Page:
Let them Enjoy or You Speak! Eleven Anecdotes (Post No. 2527)


Picture of Joseph Chamberlain

Compiled by london swaminathan

Post No. 2527

Date: 10th February 2016

Time uploaded in London  16-28

( Thanks for the Pictures  ) 




(for old articles go to tamilandvedas.com OR swamiindology.blogspot.com; contact 




1.Let them enjoy or You speak!

Joseph Chamberlain, Prime Minister of England, told this story about himself. He was guest of honour at a banquet. The mayor of the city presided and when coffee was being served he leaned over and touched Mr Chamberlain saying, “Shall we let them enjoy themselves a little longer or had we better have your speech now?”



2.Continued talk after a year!


Eamon de Valera was once arrested in Ennis in the middle of a political speech. A year later he was released.  He went forthwith to Ennis, and began to speak again with the words, “As I was saying when I was interrupted…”



3.Envy a Waiter!


When Lyon Phelps tells, “Having to speak at a public dinner in Chicago, I found my place at the pillory of torment, the speakers’ table: and there, seeing a magnificent man in evening dress, I gave him my name and grasped his hand with what cordiality I could command.

“I am the headwaiter, sir”, he replied.

“Shake hands again, old man” I cried. “You don’t know how I envy you.”



4.If you say something…..


When Dr Walter Williams spoke in a Chinese university, an interpreter translated into Chinese symbols on a black board. Dr Williams noted that the interpreter stopped writing during most of the speech and at the conclusion he asked why. “We only write when the speaker says something,” was the blithe reply.


5.Latin, please!


Andrew Jackson, before he became President, was making once a stump speech in a small village. Just as he was finishing, a friend who sat near him whispered, “Tip them a little Latin, General; they won’t be contented without it.”


The man of iron will instantly thought upon the few phrases he knew, and in a voice of thunder wound up with “E pluribus unum (from many one), sine qua non (necessary), ne plus ultra (no more beyond), multum in parvo (small but significant).” The effect was tremendous, and the shouts of the Hoosiers could be heard for miles.

(just bluffed by saying some Latin phrases he knew)




6.Shortest speech!


At a banquet in connection with the war effort, the toast master opened the speaking with the assurance that all the guests had promised to make brief addresses. It chanced that the first to be called upon was the heavy weight champion, Private Joe Louis, who rose to his feet and said, “The toastmaster must have known my speed,” and sat down.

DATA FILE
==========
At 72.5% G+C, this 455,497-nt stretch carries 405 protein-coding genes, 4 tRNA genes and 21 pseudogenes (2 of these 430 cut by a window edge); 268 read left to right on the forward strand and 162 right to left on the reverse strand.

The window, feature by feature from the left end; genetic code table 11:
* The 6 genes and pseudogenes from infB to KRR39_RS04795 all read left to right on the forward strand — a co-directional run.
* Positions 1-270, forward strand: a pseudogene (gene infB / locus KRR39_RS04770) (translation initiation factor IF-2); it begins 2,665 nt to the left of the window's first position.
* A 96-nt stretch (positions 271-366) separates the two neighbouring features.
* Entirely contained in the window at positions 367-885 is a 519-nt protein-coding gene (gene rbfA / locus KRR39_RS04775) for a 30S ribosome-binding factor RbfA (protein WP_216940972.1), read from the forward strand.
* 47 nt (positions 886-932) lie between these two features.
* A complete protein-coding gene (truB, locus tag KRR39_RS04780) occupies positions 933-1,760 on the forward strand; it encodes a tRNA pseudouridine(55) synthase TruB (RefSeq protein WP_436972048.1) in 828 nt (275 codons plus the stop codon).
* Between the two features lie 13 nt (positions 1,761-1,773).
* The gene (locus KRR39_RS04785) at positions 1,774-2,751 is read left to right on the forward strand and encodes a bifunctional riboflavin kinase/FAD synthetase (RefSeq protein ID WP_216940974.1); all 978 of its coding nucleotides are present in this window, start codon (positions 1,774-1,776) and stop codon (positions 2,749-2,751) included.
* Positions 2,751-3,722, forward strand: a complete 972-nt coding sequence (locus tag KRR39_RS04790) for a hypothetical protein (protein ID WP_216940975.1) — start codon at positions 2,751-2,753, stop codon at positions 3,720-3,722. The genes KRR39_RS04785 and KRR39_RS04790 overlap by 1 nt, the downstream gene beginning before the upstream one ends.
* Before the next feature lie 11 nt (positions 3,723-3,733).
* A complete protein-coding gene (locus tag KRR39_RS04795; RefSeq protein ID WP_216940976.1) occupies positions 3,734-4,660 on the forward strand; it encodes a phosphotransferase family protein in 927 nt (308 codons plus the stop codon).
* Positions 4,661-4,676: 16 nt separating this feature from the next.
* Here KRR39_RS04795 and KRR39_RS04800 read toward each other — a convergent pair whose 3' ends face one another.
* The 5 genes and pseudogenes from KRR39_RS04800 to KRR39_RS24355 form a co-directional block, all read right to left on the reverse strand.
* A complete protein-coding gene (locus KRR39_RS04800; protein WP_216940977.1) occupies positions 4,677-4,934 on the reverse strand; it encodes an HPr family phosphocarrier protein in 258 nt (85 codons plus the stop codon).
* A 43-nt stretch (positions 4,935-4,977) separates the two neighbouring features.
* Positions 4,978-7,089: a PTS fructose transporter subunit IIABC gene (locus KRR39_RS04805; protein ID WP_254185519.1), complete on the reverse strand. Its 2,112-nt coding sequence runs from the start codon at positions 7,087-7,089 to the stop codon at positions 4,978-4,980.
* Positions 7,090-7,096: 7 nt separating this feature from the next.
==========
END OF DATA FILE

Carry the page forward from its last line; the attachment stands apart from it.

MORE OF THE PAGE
7.Letting steam off

During a parliamentary discussion on curtailing debate Sir Campbell Bannerman remarked that, “it was reasonable that Members should wish to let off a certain amount of intellectual steam.”

“is that a polite way of describing debate in this House?” interposed Balfour.


“I thought steam was a motive power,” replied Bannerman.

“Not when it is let off,” retorted Balfour amidst the laughter of the House.





8.Churchill’s Speech!

Some years ago Winston Churchill highly amused his fellow Members in the House by distributing among them printed copies of his recent speeches. A Liberal Member for one of the Devonshire constituencies acknowledged the gift in the following manner:

“Dear Mr Churchill, Thanks for the copy of your speeches lately delivered in the House of Commons. To quote the late Lord Beaconsfield: ‘I shall lose no time in reading them.’



9.Likee soup? Likee speech?


At a banquet at Princeton University (USA), the great Chinese diplomat, Dr Wellington Koo, was the guest of honour and main speaker. As one of a number of representatives of the student body on this occasion, a burly member of the football team found himself seated next to Dr.Koo. Very embarrassed by the formality of the occasion and utterly at a loss for conversation, the young man turned to Dr.Koo during the soup course and said, “Likee Soup?”


Dr Koo urbanely bowed his head and grinned. Later he arose and delivered a polished, thoughtful and witty address. Sitting down amid applause, Dr Koo turned to the chagrined student and said smiling, “Likee speech?”



10.Unvarnished speech!

Dean Briggs was once one of the speakers at the formal banquet at Radcliffe college, in preparation for the event, among other things, the chairs been given a new coat of varnish. The evening was hot and humid and, as the speakers rose to deliver their remarks, it was with some difficulty.


The dean was more than equal to the occasion. “Ladies and Gentlemen”, he said, “with a cruel backward glance, “I had expected to bring you this evening a plain and unvarnished tale, but circumstances make it impossible to fulfil my intentions.”

(unvarnished= plain, simple)


1000 girls

11.Talking to 1000 girls


When J M Barrie addressed an audience of one thousand girls at Smith College during his American visit, a friend asked him how he had found the experience.

“Well”, replied Mr Barries, “to tell you the truth, I would much rather talk one thousand times to one girl, than to talk one time to a thousand girls.”



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